Here are a few considerations:

Using a common name in place of a unique name will look unusual, since people who choose to publish under a variant of their name typically go in the other direction, to make it easier to identify their papers. Everyone who learns about this will assume you either made an unwise decision about which variant to use, are trying to avoid prejudice based on your name, or are trying to disguise your identity. In any case this change may attract attention, which is the opposite of what you want.

To separate your identities, you need to use your professional name in all professional contexts. I.e., your university web page should use it, your colleagues should call you by this name, you should use it when you give talks or attend conferences, etc. To have a successful academic career involving research you need to develop a scholarly reputation, and that can't happen unless everyone connects you with your publications. That means either they connect the two identities or they know you under the name from your publications. (In particular, it's not enough for you to be able to prove that you are the author. In order for you to have a successful career, in the long run everyone must already know you are the author. This is not such a big issue for graduate school applications, but it's a major factor in getting tenure.)

I wouldn't worry too much about proof of authorship. This is not so easy to determine from the name anyway: even if you published your under full legal name, how would anyone know you weren't claiming papers that were written by someone else with the same name? One big clue is your letters of recommendation. If the letter writers discuss your papers, then everything will be fine. (While if they don't discuss your papers, then that's a problem regardless of the authorship issue.) At that point all you need to do is include a sentence in your publication list saying "My publications are under the name X." You don't need to explain why, just to clarify the facts so nobody is confused.

Once you have started publishing, substantially changing the name you publish under is highly disruptive. It can be done if necessary, but it may hurt your career by fragmenting your reputation, and the only way to combat this is by loudly and publicly connecting the two names. This means you should try your best now to choose a variant of your name that you would be happy using for the rest of your career.

It's worth thinking about whether you need to do this. In my experience, academia is tolerant of eccentricity and impressed by confidence. If you treat this situation like it's no big deal, then I'd guess that most people will ignore it and anyone who tries to gossip about it will risk looking provincial or small-minded. However, this of course could depend on the details of your situation. (And there's also the issue of students: first-year university students are on average quite a bit less mature than faculty.)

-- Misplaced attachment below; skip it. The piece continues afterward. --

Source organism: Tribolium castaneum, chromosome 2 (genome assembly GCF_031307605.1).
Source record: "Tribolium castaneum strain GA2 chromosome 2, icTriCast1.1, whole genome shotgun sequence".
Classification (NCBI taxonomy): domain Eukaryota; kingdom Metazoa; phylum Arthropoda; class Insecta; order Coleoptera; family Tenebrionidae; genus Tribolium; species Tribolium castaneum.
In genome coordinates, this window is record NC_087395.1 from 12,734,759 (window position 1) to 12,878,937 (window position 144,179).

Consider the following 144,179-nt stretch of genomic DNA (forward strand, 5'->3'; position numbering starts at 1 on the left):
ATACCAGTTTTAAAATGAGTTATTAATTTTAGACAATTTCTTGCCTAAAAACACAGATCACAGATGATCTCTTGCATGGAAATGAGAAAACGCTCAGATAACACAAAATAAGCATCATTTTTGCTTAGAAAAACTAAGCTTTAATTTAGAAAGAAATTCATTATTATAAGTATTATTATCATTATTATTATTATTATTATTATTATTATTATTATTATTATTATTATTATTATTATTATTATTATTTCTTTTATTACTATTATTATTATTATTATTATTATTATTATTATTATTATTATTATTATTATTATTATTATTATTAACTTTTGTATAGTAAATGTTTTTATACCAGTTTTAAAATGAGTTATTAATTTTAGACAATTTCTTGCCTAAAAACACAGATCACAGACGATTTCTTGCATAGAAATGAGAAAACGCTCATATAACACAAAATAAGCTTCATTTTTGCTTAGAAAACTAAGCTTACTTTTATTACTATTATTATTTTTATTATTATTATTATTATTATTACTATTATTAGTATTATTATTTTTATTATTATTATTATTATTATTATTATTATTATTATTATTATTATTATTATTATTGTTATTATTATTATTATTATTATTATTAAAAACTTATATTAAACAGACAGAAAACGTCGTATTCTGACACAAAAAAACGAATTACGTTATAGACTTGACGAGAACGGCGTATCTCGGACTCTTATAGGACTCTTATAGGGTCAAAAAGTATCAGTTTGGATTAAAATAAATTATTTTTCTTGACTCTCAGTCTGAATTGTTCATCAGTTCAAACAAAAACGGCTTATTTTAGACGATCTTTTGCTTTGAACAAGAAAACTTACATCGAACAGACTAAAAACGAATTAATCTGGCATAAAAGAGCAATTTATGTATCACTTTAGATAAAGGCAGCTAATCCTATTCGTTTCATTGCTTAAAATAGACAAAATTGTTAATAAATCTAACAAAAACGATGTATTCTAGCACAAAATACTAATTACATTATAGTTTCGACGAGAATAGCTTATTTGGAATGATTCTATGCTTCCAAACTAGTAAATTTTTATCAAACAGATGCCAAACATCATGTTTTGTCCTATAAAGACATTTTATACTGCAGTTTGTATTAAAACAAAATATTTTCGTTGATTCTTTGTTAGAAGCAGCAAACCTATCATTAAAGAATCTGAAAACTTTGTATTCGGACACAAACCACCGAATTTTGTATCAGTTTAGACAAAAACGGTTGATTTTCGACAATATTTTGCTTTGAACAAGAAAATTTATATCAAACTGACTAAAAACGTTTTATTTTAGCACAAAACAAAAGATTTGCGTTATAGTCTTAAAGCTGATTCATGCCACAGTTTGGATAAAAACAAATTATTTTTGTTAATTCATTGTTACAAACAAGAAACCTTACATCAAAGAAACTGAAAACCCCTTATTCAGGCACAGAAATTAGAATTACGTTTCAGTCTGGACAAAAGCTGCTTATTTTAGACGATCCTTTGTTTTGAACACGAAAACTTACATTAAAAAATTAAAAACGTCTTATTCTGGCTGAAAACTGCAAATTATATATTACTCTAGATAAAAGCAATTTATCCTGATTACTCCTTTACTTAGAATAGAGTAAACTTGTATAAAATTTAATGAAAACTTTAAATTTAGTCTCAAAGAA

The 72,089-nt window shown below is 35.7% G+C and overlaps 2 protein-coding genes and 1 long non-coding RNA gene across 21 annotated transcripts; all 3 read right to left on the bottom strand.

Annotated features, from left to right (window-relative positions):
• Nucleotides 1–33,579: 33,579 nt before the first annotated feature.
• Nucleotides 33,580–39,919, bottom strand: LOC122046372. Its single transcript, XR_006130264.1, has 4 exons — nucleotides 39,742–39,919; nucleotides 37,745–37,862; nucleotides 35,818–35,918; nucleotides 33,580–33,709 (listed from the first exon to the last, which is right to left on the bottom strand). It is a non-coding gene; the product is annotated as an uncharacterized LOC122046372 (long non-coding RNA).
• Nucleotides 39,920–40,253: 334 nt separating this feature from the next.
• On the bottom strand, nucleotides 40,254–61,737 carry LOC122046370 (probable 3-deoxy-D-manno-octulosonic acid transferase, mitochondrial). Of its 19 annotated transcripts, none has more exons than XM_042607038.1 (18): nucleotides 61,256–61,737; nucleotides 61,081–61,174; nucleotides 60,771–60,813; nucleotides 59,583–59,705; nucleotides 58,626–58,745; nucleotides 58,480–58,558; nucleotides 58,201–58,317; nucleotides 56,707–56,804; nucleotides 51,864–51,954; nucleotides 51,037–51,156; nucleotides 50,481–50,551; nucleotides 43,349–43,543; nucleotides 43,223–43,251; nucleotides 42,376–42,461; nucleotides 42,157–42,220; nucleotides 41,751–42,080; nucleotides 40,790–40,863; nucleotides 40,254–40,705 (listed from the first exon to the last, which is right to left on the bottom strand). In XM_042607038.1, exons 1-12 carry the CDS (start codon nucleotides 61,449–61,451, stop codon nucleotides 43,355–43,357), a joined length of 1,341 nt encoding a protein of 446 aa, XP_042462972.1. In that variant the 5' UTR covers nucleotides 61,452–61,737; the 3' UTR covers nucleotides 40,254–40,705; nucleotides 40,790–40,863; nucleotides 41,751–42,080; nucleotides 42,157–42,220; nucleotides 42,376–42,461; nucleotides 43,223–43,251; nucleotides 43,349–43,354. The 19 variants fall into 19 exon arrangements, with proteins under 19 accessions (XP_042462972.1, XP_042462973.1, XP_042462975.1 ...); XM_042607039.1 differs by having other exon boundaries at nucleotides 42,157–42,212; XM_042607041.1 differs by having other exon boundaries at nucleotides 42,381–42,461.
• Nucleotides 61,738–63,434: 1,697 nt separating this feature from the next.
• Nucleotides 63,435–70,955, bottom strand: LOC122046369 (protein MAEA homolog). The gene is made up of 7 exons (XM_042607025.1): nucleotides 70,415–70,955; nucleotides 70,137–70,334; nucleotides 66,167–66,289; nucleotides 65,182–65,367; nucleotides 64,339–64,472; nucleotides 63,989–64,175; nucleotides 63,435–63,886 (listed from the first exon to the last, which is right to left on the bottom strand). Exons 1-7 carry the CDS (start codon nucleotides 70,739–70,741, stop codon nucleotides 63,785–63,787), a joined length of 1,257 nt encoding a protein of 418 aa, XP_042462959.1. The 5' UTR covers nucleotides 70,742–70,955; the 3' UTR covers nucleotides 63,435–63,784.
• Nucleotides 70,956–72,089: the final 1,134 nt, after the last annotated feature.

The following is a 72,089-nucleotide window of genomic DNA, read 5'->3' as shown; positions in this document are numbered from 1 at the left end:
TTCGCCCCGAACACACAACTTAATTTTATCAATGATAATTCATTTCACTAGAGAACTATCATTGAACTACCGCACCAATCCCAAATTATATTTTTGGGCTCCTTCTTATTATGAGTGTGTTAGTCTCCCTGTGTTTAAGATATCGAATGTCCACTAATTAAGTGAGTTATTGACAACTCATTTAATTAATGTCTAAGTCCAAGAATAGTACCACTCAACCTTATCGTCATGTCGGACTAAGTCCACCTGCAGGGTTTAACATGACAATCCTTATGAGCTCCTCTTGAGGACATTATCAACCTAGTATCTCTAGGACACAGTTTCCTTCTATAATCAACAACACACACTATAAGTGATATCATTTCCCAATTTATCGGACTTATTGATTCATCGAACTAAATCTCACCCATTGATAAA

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I would accept this solely on the ground that it's written by Anonymous Mathematician who would be an expert in this sort of thing. – Azor-Ahai Feb 23 at 19:39
    
It seems more challenging to conceal your legal name from students than from readers of your publications - I guess most universities would list you by your legal name in course announcements. – silvado Feb 23 at 22:25
    
Depending on your local laws, it may be possible to be employed as, and enrolled as under an "common use name". I am fairly confidant that is the case where I am, because Australia doesn't have a strong notion of a legal name -- a name becomes yours when you use it enough. – Oxinabox Feb 24 at 8:30
    
Thank you. I am not sure where in the world you are from, but I did see @Oxinabox mentioned they are in Australia. I am likely to pursue my postgraduate education in Australia. Would you know if in Australia, as well, I would not have a problem proving authorship of the paper if it was written under a pseudonym? – avdo rian Feb 29 at 15:09
    
I would not know. But I doubt it would be any kind of problem, if you use a name consistently in Australia it becomes your legal name. Beyond that I suggest reading academia.stackexchange.com/questions/8603 and if that does not answer your questions make a new post. (I see you deleted your old comment and then reposted it to "ping" me.) – Oxinabox Feb 29 at 15:12

More of a comment but too long.

I don't get it.

If it's okay to use the legal name among your colleagues:

they'll probably Google my legal name as well, and of course people who know me personally would be aware of what I do. It would be nice to limit it to those scenarios though.